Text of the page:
Flushing Historic House Tour - Historic Sites Queens History NYC

Dec 12, 2017 at 12:54 pm by mikewood

flushing history flushing historic house tour queens colonial history flushing historic sites nyc

Flushing History: Walking Through American Colonial History in Queens

America’s Colonial History Comes Alive in the 30th Historic House Tour in Flushing Queens

queens history queens historic sites queens history flushing holiday historic house tour queens nycDecember 12, 2017 / Flushing Neighborhood / Flushing History in American Colonial Queens / Queens Buzz NYC.

This past Sunday, six historic sites in Flushing and one in the Corona neighborhood of Queens, coordinated to host the 30th annual Holiday Historic House Tour. For four hours visitors were invited into Queens colonial, as well as 19th century [1800’s] pasts, in the neighborhood of Flushing. The 20th century Louis Armstrong House in Corona, also participates in this event.

The map at right shows the Queens historic sites participating in the Holiday Historic House Tour in Flushing this past weekend.

It had snowed the day before, but it was only a few inches and by Sunday most of it had pretty much gone away. It was sunny with temperatures in the low 40’s, so not a bad day for walking around Flushing. The group of historic sites has it set up so you can either buy the one ticket to see all seven sites, in advance, online [$15] – or purchase the ticket on the day of the event from any one of the historic sites wherever you start your self-guided historic tour [$20].

The first two stops are by far and away the two most significant sites, as together they represent one of the most important cornerstones of the Bill of Rights in the American Constitution – religious freedom. So let us delve into America’s colonial past in Queens, starting with the Bowne House and the Friends Meeting House.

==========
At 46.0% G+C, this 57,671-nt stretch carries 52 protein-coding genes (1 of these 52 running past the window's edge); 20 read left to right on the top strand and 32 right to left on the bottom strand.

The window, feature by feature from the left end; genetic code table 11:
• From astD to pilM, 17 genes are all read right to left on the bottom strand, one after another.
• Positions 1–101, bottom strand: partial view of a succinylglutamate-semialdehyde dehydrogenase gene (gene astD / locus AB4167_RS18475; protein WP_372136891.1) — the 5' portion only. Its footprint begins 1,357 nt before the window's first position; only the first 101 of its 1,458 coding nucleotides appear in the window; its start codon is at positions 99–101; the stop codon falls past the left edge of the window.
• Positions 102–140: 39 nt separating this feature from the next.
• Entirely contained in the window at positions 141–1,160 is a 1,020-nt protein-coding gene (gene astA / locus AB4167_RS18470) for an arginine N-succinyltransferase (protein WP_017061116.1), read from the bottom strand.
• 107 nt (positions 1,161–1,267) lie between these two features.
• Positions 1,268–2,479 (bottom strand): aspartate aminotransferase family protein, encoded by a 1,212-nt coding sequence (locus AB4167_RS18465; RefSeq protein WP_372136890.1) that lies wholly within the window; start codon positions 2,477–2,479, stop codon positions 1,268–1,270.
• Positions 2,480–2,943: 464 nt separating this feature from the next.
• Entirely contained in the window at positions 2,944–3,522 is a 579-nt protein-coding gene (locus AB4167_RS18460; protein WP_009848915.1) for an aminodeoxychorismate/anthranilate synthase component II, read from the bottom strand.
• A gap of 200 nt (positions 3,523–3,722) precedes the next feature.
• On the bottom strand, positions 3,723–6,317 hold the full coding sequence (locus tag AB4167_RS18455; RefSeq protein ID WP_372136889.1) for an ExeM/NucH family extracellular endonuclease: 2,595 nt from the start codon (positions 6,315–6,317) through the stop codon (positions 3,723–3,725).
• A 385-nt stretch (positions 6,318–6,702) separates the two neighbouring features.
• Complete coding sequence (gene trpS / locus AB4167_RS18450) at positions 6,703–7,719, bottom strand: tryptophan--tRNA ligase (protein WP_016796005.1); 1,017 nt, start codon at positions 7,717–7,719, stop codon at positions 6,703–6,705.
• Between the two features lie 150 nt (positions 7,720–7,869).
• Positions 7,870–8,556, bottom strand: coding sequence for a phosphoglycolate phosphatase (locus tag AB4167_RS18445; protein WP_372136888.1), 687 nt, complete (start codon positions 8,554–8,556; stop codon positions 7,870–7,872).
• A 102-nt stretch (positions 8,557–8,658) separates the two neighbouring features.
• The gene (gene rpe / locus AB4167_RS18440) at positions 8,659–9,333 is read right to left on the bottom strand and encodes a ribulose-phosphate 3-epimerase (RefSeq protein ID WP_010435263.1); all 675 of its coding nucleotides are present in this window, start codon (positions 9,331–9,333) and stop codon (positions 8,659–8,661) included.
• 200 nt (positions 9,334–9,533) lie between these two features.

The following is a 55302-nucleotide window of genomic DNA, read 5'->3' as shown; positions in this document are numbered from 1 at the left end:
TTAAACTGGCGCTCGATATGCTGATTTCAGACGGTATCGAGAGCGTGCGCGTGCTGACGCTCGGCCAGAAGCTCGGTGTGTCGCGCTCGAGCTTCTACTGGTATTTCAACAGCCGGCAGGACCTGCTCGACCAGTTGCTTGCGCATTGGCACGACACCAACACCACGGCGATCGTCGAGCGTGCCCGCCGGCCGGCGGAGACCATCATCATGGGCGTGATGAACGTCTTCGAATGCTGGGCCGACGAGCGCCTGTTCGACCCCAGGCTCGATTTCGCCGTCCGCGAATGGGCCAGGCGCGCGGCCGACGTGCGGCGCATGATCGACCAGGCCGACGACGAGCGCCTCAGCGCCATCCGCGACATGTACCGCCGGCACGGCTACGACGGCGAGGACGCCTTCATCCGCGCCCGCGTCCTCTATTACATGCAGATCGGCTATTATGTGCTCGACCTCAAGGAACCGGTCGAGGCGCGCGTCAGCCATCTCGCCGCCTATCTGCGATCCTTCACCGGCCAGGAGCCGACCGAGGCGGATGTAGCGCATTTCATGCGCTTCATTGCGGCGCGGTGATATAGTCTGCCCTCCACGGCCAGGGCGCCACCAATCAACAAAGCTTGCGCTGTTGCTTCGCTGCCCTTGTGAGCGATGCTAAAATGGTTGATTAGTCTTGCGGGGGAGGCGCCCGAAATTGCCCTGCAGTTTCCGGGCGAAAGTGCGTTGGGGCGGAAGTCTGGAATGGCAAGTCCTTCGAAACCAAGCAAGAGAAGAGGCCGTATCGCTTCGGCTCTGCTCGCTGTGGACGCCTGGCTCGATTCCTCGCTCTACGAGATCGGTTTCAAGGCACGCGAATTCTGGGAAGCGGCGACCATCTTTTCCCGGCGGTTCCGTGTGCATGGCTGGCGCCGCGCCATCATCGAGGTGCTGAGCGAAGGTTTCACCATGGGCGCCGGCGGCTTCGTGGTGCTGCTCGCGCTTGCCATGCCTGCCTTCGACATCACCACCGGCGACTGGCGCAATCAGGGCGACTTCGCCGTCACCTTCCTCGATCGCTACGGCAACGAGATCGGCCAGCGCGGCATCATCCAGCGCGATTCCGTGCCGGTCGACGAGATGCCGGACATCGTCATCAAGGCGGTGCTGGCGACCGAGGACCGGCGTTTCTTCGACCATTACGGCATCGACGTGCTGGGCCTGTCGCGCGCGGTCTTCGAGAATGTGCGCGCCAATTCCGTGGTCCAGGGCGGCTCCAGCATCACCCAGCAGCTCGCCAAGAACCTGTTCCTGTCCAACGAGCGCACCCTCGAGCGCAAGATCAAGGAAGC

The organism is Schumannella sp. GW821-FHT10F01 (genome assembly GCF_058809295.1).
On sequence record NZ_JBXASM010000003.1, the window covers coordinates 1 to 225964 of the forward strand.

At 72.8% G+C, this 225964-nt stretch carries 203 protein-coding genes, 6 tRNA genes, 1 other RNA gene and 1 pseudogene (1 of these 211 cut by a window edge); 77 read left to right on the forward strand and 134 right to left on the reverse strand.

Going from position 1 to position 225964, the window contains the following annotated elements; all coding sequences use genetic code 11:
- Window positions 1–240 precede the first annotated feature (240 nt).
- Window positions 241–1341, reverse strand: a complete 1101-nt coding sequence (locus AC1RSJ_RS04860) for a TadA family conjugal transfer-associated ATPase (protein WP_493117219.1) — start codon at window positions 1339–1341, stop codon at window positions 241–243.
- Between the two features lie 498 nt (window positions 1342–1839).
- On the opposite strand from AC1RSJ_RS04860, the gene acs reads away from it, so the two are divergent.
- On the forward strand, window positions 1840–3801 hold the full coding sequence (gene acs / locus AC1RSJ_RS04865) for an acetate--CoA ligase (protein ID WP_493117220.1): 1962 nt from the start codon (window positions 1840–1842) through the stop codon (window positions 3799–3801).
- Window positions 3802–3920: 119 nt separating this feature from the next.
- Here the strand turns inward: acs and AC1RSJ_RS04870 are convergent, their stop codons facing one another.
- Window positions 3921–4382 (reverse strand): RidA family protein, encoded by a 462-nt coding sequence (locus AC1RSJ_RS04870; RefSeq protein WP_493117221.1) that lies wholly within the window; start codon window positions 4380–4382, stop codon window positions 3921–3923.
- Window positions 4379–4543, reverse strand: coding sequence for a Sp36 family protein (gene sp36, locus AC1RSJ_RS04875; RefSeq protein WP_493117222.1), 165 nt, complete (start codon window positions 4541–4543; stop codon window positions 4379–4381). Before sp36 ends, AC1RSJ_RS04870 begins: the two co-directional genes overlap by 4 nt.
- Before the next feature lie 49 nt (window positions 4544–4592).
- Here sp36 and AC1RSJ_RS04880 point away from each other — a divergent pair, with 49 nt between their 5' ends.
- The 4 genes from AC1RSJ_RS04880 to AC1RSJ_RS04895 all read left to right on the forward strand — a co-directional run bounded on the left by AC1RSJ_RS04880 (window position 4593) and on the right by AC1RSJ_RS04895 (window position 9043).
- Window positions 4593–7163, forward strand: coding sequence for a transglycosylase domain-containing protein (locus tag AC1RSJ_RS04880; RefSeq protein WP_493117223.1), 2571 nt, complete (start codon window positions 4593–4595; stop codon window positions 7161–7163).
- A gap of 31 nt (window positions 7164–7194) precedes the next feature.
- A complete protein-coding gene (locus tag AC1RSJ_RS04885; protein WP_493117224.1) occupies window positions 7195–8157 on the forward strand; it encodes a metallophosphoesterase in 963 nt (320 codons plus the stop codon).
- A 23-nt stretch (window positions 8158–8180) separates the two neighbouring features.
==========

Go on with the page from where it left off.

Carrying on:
Click here to continue reading our report about our American colonial past in Flushing, as seen on the Queens History - Flushing Historic House Tour.

Flushing History: Walking Through American Colonial History in Queens

America’s Colonial History Comes Alive in the 30th Historic House Tour in Flushing Queens

December 12, 2017 / Flushing Neighborhood / Flushing History in American Colonial Queens / Queens Buzz NYC. Continued.


Colonial Dutch & English America in NYC

Flushing Queens is the Home of American Religious Freedom

It’s worth remembering that New York was, after the American Indians, founded as a Dutch colony, before it became a part of the British Colonial Empire. Flushing was first settled as Vlissengen [the Dutch Vlishing became Flushing] in a 1645 charter by the Dutch West India Company. It’s worth reminding the reader that New York was once called New Netherlands. We’re told that the first families to settle in Flushing were primarily English.